For deindustrialization studies, the challenge is not only to recognize that the industrial working class was diverse, but also to consider how industrialism and its spatial restructuring are part of wider structures of racial and class power. The conference keynote by Satnam Virdee on “Race, Class and the Politics of Solidarity” provides us with an inspiring example of how deindustrialization scholars, working across geographic and temporal scales, can proceed.
Much more work needs to be done if deindustrialization studies is going to have a wider impact. I am hopeful as there are signs that a growing number of researchers in the field have recognized the need to engage with the historical roots of our populist moment and the need to undertake transnational or comparative research. Deindustrialization studies is needed now more than ever.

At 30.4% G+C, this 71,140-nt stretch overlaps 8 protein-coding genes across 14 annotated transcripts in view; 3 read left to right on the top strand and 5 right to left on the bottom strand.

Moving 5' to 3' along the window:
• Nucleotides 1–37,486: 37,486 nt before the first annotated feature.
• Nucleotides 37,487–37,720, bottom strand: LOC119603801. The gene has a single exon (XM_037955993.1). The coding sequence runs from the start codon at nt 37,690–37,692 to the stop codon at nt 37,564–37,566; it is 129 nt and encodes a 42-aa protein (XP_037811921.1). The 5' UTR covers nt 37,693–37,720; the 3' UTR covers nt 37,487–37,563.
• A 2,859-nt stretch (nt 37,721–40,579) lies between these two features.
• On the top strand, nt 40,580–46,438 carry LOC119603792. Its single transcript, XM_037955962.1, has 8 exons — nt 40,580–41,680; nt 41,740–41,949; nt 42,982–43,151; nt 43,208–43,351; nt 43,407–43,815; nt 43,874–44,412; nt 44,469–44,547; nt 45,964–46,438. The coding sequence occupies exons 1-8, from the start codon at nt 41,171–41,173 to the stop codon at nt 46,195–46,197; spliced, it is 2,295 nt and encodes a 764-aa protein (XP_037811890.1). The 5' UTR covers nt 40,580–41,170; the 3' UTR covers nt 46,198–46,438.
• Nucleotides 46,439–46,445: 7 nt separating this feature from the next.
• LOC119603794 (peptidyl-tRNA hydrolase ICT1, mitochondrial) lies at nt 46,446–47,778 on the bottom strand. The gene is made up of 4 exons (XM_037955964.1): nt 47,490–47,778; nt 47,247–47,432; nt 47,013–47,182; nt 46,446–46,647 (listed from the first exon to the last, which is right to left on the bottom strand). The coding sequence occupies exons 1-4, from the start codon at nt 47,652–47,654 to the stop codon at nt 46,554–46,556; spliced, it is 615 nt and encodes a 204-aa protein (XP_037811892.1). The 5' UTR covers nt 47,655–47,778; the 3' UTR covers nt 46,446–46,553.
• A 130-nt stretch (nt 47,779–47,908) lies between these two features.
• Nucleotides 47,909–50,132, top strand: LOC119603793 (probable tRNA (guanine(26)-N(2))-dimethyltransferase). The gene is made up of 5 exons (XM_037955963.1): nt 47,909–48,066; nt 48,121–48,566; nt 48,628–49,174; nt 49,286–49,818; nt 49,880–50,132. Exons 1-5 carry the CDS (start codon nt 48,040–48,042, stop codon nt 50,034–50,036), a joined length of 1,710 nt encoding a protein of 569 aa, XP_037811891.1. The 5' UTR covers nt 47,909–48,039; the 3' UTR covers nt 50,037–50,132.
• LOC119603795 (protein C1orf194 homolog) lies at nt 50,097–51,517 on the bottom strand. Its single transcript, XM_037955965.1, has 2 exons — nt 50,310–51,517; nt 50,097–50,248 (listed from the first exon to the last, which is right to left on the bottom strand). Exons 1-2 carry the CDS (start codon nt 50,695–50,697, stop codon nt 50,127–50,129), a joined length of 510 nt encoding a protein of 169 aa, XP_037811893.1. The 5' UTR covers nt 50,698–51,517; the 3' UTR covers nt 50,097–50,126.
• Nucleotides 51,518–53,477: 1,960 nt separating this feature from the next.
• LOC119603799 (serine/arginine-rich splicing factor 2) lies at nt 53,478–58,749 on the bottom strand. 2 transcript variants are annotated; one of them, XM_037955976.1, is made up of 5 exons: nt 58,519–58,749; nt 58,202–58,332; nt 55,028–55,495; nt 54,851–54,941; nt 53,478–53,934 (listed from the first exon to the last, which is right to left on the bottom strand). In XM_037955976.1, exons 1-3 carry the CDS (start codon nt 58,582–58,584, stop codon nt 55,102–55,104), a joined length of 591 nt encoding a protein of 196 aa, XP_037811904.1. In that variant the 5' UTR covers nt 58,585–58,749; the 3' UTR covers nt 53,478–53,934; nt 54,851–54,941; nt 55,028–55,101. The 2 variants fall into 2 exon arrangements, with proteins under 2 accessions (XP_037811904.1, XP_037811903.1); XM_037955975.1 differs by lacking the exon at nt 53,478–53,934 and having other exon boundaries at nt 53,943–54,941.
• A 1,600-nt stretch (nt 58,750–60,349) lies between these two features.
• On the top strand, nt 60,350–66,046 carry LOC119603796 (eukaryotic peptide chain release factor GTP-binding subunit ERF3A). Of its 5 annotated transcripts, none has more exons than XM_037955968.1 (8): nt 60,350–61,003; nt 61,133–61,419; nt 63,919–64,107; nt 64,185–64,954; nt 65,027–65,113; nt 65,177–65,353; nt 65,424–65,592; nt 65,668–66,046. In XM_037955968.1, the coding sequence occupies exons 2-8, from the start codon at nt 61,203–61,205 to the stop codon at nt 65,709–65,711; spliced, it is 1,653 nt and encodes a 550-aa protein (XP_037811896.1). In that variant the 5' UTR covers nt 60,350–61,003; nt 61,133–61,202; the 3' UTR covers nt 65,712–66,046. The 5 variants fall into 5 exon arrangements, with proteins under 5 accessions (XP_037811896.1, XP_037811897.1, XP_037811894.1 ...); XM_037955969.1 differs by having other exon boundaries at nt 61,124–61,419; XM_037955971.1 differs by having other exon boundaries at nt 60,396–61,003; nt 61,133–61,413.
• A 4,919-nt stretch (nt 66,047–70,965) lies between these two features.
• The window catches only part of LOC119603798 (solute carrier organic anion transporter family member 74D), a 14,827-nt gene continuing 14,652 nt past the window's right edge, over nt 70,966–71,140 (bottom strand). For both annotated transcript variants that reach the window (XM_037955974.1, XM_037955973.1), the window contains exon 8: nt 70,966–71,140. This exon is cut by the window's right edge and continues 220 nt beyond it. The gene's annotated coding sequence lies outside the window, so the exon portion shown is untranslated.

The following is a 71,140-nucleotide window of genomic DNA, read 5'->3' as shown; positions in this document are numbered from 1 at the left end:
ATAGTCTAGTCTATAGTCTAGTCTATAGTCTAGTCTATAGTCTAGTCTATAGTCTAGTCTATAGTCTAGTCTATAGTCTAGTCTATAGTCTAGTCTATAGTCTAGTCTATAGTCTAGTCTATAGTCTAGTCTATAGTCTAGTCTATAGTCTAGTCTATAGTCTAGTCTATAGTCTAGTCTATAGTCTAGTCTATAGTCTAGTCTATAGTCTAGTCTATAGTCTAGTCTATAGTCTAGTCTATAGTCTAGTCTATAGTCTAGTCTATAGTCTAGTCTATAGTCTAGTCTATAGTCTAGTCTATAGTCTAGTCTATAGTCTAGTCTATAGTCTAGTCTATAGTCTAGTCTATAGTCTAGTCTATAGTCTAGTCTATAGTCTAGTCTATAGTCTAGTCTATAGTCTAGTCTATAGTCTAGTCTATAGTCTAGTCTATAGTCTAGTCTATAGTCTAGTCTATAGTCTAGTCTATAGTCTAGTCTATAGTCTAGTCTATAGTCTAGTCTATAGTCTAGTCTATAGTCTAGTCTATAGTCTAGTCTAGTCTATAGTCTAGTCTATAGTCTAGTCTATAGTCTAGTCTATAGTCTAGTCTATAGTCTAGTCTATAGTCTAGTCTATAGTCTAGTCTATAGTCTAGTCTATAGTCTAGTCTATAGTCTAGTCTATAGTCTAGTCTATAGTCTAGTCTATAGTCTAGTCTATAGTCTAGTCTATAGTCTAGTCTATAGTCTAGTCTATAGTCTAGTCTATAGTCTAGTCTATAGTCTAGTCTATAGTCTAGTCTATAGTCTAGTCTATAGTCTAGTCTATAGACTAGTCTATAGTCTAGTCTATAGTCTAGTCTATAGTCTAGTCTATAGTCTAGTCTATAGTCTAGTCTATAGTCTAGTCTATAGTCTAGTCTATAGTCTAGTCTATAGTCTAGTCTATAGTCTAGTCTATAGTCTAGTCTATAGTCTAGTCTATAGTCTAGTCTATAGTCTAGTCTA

Steven High, Centre for Oral History and Digital Storytelling, Concordia University
Steven High is Professor of History and the author of a number of books including Industrial Sunset: The Making of North America’s Rust Belt; One Job Town: Work, Belonging and Betrayal in Northern Ontario; and, (with Lachlan MacKinnon and Andrew Perchard) The Deindustrialized World: Confronting Ruination in Postindustrial Places.